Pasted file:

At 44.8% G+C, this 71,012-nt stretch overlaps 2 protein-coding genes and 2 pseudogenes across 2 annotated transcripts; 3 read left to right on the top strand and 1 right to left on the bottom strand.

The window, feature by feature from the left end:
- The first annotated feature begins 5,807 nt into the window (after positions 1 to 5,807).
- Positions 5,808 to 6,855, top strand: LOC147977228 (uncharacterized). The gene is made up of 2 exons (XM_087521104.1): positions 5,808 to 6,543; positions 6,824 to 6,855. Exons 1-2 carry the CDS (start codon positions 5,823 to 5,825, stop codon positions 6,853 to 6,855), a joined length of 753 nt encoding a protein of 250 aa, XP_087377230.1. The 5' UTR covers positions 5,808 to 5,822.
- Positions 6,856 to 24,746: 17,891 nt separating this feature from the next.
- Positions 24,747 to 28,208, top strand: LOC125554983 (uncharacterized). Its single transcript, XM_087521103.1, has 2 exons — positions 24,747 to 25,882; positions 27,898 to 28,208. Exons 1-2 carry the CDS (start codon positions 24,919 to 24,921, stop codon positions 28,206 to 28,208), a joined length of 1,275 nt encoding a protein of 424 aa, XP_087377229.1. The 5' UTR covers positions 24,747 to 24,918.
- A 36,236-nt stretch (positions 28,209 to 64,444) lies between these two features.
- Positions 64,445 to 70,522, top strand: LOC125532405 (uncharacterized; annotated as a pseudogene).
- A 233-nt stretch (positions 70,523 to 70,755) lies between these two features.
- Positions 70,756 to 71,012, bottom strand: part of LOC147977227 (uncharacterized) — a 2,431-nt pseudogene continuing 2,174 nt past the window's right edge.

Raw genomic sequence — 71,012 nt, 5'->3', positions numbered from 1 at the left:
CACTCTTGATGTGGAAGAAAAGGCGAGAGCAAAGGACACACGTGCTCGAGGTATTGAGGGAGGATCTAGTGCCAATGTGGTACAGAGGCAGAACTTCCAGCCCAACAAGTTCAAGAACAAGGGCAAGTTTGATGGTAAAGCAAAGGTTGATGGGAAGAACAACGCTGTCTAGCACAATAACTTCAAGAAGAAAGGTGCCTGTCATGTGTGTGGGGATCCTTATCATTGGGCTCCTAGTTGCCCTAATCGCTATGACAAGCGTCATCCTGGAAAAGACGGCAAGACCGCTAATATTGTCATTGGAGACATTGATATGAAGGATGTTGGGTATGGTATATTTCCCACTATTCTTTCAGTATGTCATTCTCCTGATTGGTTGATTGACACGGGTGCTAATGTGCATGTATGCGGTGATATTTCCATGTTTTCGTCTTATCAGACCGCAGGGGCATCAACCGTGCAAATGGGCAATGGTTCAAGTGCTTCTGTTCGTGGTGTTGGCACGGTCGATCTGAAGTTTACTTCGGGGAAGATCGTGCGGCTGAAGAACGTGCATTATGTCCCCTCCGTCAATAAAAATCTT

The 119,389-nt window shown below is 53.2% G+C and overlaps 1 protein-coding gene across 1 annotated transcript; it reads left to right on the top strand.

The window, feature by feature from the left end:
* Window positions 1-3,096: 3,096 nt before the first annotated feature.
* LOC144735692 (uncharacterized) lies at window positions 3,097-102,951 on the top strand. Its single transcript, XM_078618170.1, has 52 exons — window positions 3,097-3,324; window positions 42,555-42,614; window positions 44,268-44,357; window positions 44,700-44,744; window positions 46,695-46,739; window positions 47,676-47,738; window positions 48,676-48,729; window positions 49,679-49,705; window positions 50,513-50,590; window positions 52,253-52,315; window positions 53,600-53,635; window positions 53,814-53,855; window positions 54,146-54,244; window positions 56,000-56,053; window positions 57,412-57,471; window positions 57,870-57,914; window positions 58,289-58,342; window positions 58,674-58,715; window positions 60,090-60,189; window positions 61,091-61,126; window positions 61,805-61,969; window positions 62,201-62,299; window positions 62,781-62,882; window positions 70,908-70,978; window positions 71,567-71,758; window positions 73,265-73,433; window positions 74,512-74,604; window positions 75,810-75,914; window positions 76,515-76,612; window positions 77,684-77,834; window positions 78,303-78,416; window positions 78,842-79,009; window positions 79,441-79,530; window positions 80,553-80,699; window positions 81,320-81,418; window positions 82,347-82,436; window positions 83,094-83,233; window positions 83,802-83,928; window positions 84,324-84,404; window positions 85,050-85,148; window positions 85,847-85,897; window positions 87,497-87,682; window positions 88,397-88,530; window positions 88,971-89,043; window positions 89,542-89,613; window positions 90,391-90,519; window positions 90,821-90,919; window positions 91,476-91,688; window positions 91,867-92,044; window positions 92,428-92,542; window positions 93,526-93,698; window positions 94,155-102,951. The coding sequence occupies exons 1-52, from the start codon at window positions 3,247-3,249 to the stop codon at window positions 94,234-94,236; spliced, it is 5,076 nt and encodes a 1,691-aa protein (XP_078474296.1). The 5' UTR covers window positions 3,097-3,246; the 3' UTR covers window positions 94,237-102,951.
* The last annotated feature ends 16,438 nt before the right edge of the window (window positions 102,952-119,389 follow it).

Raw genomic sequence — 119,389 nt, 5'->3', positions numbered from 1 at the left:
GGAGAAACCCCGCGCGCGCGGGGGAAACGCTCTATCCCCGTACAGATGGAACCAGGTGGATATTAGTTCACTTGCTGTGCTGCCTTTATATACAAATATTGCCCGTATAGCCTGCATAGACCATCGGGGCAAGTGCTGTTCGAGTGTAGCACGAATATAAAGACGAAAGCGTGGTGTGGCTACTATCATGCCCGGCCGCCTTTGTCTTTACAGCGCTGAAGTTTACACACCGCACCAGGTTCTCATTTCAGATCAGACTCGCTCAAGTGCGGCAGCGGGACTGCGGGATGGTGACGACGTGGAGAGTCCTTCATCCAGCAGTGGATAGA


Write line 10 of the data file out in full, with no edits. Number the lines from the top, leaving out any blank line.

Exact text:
- Positions 70,756 to 71,012, bottom strand: part of LOC147977227 (uncharacterized) — a 2,431-nt pseudogene continuing 2,174 nt past the window's right edge.